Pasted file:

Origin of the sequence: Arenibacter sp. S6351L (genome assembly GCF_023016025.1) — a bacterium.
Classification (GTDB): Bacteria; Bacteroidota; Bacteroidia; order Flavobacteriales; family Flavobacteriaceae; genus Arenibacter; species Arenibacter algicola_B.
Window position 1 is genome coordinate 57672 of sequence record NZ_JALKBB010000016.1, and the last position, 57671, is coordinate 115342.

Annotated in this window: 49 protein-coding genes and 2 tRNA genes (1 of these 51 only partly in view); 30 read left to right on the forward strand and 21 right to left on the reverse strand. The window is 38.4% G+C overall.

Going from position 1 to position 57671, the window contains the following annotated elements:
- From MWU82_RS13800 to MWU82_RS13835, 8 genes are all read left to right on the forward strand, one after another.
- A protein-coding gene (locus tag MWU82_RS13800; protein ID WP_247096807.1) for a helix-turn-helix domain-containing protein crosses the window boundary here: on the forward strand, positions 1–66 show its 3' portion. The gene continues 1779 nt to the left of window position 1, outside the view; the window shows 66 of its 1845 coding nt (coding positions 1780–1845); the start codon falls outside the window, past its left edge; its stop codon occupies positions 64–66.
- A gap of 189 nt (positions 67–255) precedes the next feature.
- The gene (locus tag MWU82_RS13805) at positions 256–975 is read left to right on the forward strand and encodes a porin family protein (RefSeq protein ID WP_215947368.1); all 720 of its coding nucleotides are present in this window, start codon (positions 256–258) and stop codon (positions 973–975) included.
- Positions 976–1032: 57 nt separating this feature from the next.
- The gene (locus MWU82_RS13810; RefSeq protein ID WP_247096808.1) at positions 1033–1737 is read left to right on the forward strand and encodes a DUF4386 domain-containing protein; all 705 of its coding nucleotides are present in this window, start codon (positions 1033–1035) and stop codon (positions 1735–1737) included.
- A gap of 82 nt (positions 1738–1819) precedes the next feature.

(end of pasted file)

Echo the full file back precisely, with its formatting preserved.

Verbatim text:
Origin of the sequence: Arenibacter sp. S6351L (genome assembly GCF_023016025.1) — a bacterium.
Classification (GTDB): Bacteria; Bacteroidota; Bacteroidia; order Flavobacteriales; family Flavobacteriaceae; genus Arenibacter; species Arenibacter algicola_B.
Window position 1 is genome coordinate 57672 of sequence record NZ_JALKBB010000016.1, and the last position, 57671, is coordinate 115342.

Annotated in this window: 49 protein-coding genes and 2 tRNA genes (1 of these 51 only partly in view); 30 read left to right on the forward strand and 21 right to left on the reverse strand. The window is 38.4% G+C overall.

Going from position 1 to position 57671, the window contains the following annotated elements:
- From MWU82_RS13800 to MWU82_RS13835, 8 genes are all read left to right on the forward strand, one after another.
- A protein-coding gene (locus tag MWU82_RS13800; protein ID WP_247096807.1) for a helix-turn-helix domain-containing protein crosses the window boundary here: on the forward strand, positions 1–66 show its 3' portion. The gene continues 1779 nt to the left of window position 1, outside the view; the window shows 66 of its 1845 coding nt (coding positions 1780–1845); the start codon falls outside the window, past its left edge; its stop codon occupies positions 64–66.
- A gap of 189 nt (positions 67–255) precedes the next feature.
- The gene (locus tag MWU82_RS13805) at positions 256–975 is read left to right on the forward strand and encodes a porin family protein (RefSeq protein ID WP_215947368.1); all 720 of its coding nucleotides are present in this window, start codon (positions 256–258) and stop codon (positions 973–975) included.
- Positions 976–1032: 57 nt separating this feature from the next.
- The gene (locus MWU82_RS13810; RefSeq protein ID WP_247096808.1) at positions 1033–1737 is read left to right on the forward strand and encodes a DUF4386 domain-containing protein; all 705 of its coding nucleotides are present in this window, start codon (positions 1033–1035) and stop codon (positions 1735–1737) included.
- A gap of 82 nt (positions 1738–1819) precedes the next feature.